Recently, Baidu became the first listed Chinese company to release its own large language model (LLM) to the public. Called the ERNIE bot, the LLM reached 1 million users in the 19 hours following the announcement, according to an MIT Tech Review article.
ERNIE was on a waitlist pending government approval, a process that is, of course, much stricter in China than in the United States. Baidu was the first of the large Chinese tech companies to pass this approval process, while a handful of smaller Chinese startups have released similar chatbots prior.
Baidu isn’t new to the generative AI world. Before releasing ERNIE, the company also offered Wenxin Yige, a text-to-image platform similar to DALL-E or Midjourney.
I say “chatbots” intentionally here. In the Western tech world, we usually refer to ChatGPT and similar tools as generative artificial intelligence (AI) and LLMs , not as “chatbots,” a term which is now associated with widget-y features used only in customer service.
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Chatbots as an Emotional Virtual Assistant
While chatbots are a thing of the past in the West, China has taken a different approach. ERNIE and other similar bots are really designed like an artificial friend or virtual assistant. Their app interface gives users prompt suggestions, like “Ask me how to cook XYZ.” It comes with a discovery page and is laced with gamification features. ERNIE also has presets for different characters, one of the most popular is the character of an elderly caring sister, who gives emotional responses and tries to bond with the user.
ERNIE clearly has a different use case — that of an emotional support agent — compared to our cut-and-dry LLMs here in the West which are mostly for productivity. Other Chinese startups have built AI-powered chatbots designed as artificial romantic partners. While I’m against any technology that minimizes real human-to-human relationships, I do see a positive use case for these support agents. It could be useful in areas like telehealth and online therapy, although there could be strange ethical implications that arise when you start replacing your real relationships with virtual ones à la Blade Runner.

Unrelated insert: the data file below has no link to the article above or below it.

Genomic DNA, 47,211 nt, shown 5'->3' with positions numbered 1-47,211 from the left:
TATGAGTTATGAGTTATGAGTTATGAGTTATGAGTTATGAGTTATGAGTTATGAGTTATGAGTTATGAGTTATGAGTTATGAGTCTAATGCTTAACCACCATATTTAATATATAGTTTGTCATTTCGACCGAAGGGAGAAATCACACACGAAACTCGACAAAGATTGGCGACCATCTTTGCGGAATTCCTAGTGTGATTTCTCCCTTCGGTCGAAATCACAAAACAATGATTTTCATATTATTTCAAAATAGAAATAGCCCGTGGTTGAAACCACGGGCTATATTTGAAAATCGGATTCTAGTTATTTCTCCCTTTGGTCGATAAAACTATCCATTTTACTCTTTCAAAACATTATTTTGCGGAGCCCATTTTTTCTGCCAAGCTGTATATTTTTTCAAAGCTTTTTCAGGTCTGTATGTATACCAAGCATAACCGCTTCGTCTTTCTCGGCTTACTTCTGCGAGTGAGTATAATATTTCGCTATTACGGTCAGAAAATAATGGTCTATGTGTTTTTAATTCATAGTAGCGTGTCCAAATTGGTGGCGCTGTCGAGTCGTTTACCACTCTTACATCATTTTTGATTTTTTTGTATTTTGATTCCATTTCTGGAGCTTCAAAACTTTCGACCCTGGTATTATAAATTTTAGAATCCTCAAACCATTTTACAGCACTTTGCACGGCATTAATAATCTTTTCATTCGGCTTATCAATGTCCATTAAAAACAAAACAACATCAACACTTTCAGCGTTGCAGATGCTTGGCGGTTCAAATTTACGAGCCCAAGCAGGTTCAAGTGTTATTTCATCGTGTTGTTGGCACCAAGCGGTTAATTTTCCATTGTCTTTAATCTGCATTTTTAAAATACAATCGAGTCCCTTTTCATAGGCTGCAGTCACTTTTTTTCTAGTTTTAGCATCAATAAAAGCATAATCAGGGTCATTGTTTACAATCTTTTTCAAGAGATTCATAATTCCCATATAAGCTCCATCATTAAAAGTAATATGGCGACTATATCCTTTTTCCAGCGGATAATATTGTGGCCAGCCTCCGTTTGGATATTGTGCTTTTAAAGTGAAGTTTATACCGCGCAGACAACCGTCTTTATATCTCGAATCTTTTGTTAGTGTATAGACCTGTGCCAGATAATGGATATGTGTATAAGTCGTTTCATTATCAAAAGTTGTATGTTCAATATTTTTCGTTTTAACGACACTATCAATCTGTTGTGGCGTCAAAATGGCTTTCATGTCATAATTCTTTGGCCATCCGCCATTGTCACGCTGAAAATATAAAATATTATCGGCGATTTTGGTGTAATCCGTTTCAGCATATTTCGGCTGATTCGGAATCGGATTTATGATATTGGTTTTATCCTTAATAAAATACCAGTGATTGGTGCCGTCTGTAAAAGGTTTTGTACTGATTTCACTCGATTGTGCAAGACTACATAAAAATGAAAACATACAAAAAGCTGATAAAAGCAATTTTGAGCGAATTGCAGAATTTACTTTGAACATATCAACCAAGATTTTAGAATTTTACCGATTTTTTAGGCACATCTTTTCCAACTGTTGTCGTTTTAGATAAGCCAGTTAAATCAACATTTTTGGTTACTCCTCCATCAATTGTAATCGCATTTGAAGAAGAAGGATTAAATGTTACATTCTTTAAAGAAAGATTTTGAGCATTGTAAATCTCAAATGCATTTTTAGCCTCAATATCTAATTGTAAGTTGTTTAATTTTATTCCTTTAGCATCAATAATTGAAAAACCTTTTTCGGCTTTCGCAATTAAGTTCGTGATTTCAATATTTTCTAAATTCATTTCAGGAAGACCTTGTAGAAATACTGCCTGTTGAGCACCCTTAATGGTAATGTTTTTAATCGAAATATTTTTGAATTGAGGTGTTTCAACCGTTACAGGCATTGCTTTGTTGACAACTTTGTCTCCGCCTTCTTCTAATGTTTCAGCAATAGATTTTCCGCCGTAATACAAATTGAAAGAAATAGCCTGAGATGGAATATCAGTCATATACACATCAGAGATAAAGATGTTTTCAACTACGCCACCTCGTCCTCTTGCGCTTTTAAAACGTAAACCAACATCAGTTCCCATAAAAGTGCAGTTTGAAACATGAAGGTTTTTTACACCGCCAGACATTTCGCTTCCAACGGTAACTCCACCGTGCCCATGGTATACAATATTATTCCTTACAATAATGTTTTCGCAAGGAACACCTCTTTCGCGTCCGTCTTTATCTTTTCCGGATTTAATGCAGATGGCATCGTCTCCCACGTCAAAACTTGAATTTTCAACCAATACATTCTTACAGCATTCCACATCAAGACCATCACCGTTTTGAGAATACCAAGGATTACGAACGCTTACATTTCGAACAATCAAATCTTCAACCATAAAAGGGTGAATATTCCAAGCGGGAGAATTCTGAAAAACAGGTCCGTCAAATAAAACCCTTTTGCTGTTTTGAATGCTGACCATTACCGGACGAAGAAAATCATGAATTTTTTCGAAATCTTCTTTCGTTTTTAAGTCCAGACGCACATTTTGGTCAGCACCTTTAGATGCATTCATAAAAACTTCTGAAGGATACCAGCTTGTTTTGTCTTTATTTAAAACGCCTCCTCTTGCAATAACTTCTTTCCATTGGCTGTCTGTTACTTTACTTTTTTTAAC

ERNIE Bot vs. Western LLMs
There are some major differences between Western LLMs and ERNIE. ChatGPT and its look-alikes are, of course, fine-tuned to the English language, with moderate but imperfect results in other languages, especially Chinese. ChatGPT is known to make more punctuation and grammar errors and even spread more disinformation in responses written in Chinese because it was not designed primarily to be used by Chinese native speakers.
This is obviously not the case for ERNIE. The result? Just like most current internet services, you have two worlds: a Western internet and a Chinese one. And I can only guess at how the Chinese government plans to use ERNIE to influence its users or track its use — peering into the heart and soul of its citizens.
Baidu also has very different content enforcement methods for ERNIE than Western players. While Western chatbots are relatively easy to trick into saying what they shouldn’t, ERNIE is more adept at avoiding certain topics. ERNIE usually tries to change the subject and even stops or deletes responses mid-generation.
These content restrictions tell me three things:
- The Chinese chatbots aren’t as useful as their Western counterparts, which have “freedom of speech.” These strict guardrails limit the capacity of ERNIE to fulfill a large range of tasks that a user might have.
- ERNIE will be an excellent tool for the government to instill certain ways of thinking into its population.
- Many of the complaints we hear in the West about failing guardrails for ChatGPT are misguided. Clearly, it’s possible to restrict the content delivered by these models; it just takes old-fashioned hard work and a spot high on the feature priority list.
Another key difference between ChatGPT and ERNIE is that Baidu has built ERNIE’s entire tech stack. From the Kunlun AI chips and the PaddlePaddle deep learning platform to the ERNIE model itself, Baidu controls the entire hardware to software pipeline itself. Without a doubt, this was a heavy purchase. Still, it saves Baidu from relying on third-party infrastructure providers, which may present a data risk, and allows them to achieve end-to-end optimization and efficiencies.
I’m very curious to see how Chinese companies continue to build with generative AI. As the tech inevitably improves to the level of human intelligence or consciousness, it will become nearly impossible to contain them in the way ERNIE currently is. But by the time governments or companies realize the intelligence they’ve released, it may be too late.
Given the popularity of super-apps and chatbots in China, such a system will likely already be tapped into everything from your bank account, to your contact list, to your smart home, and beyond. In short, governments, both Western and Eastern, may be sowing the seeds of their own demise. Sounds like an excellent sci-fi plot!